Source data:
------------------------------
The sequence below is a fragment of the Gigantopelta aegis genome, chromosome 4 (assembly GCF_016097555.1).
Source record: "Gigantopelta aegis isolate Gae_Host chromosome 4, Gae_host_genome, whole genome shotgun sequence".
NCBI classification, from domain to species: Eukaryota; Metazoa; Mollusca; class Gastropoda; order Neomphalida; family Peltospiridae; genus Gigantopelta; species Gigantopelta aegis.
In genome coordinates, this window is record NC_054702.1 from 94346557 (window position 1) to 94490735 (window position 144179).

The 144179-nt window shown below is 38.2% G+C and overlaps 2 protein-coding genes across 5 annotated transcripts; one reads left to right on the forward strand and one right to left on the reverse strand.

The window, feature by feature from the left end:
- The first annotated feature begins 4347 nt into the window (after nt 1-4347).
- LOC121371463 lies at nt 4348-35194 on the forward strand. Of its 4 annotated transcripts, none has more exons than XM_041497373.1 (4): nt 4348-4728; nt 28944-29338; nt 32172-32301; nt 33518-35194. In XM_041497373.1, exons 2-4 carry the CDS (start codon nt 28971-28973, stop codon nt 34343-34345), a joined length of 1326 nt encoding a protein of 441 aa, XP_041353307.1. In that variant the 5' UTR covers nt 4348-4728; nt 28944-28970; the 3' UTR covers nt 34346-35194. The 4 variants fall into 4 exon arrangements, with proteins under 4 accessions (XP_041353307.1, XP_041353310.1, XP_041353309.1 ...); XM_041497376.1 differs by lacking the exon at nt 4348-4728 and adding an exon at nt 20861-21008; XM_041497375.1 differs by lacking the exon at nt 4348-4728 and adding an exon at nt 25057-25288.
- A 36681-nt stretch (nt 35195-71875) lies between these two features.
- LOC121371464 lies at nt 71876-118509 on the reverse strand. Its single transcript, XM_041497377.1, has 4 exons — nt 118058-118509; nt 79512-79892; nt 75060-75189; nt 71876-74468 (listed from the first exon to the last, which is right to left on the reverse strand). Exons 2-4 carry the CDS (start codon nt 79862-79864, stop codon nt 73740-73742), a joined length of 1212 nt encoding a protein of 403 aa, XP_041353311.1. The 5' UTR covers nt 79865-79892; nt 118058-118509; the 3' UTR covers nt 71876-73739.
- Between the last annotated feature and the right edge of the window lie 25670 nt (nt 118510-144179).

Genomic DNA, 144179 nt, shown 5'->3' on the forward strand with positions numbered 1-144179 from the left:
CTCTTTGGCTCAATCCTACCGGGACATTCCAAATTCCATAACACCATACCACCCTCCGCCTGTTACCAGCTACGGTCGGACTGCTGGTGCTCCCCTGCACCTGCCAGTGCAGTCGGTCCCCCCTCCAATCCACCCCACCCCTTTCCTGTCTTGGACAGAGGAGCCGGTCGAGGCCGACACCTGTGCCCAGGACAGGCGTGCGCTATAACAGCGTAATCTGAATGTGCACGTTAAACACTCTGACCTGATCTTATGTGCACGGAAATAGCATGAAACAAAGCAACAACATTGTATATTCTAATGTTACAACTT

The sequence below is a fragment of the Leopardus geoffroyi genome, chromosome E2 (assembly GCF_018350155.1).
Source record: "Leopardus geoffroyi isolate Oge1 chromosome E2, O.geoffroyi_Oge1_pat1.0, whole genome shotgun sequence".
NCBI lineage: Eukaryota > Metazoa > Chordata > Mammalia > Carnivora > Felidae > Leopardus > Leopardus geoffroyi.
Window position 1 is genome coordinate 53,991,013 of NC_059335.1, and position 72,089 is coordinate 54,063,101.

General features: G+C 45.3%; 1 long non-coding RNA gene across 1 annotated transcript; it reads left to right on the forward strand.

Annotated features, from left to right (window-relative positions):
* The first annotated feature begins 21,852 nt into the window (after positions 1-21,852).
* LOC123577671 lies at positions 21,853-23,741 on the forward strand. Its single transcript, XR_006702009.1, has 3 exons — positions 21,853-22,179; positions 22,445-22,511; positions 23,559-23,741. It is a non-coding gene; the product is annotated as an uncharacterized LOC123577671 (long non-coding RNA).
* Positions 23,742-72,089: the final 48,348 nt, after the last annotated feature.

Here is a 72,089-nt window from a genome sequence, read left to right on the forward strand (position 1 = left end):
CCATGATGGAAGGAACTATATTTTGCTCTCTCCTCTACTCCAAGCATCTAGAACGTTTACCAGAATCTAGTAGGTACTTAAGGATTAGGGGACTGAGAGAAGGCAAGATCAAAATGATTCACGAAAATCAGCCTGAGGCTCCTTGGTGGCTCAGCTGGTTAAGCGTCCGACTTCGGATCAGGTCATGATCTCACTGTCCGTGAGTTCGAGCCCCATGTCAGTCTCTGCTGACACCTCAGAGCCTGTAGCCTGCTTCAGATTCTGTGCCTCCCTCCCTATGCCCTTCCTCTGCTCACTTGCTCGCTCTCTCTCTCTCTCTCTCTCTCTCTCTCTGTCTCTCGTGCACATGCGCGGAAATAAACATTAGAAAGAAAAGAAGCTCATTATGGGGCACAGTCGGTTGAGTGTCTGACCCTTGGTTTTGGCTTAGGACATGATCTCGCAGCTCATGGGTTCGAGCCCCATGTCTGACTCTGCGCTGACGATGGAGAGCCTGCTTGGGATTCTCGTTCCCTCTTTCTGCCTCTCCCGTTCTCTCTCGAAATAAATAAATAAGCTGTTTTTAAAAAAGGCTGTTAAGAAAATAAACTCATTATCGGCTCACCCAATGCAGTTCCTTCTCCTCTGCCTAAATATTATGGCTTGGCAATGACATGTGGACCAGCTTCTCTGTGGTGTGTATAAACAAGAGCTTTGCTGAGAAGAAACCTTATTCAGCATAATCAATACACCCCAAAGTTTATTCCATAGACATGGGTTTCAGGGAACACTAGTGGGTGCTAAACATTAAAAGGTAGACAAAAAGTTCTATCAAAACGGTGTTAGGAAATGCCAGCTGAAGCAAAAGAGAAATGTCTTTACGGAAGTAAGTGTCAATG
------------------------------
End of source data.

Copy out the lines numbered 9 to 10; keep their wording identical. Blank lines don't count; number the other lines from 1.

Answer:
- A 36681-nt stretch (nt 35195-71875) lies between these two features.
- LOC121371464 lies at nt 71876-118509 on the reverse strand. Its single transcript, XM_041497377.1, has 4 exons — nt 118058-118509; nt 79512-79892; nt 75060-75189; nt 71876-74468 (listed from the first exon to the last, which is right to left on the reverse strand). Exons 2-4 carry the CDS (start codon nt 79862-79864, stop codon nt 73740-73742), a joined length of 1212 nt encoding a protein of 403 aa, XP_041353311.1. The 5' UTR covers nt 79865-79892; nt 118058-118509; the 3' UTR covers nt 71876-73739.